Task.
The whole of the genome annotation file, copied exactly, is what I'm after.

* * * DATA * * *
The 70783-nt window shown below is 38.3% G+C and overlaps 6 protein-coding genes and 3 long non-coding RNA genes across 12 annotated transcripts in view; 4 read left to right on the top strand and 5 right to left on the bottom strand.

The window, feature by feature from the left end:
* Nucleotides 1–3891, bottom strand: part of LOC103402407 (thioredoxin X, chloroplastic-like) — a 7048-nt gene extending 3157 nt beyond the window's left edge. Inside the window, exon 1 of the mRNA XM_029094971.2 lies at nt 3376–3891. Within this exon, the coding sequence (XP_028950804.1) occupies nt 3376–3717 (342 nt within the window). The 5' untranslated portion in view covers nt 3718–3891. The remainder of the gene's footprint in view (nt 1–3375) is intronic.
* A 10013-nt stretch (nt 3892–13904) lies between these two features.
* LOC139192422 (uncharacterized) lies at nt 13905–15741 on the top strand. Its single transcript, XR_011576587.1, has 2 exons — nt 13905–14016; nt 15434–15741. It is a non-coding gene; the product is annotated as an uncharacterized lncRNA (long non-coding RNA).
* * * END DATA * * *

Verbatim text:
The 70783-nt window shown below is 38.3% G+C and overlaps 6 protein-coding genes and 3 long non-coding RNA genes across 12 annotated transcripts in view; 4 read left to right on the top strand and 5 right to left on the bottom strand.

The window, feature by feature from the left end:
* Nucleotides 1–3891, bottom strand: part of LOC103402407 (thioredoxin X, chloroplastic-like) — a 7048-nt gene extending 3157 nt beyond the window's left edge. Inside the window, exon 1 of the mRNA XM_029094971.2 lies at nt 3376–3891. Within this exon, the coding sequence (XP_028950804.1) occupies nt 3376–3717 (342 nt within the window). The 5' untranslated portion in view covers nt 3718–3891. The remainder of the gene's footprint in view (nt 1–3375) is intronic.
* A 10013-nt stretch (nt 3892–13904) lies between these two features.
* LOC139192422 (uncharacterized) lies at nt 13905–15741 on the top strand. Its single transcript, XR_011576587.1, has 2 exons — nt 13905–14016; nt 15434–15741. It is a non-coding gene; the product is annotated as an uncharacterized lncRNA (long non-coding RNA).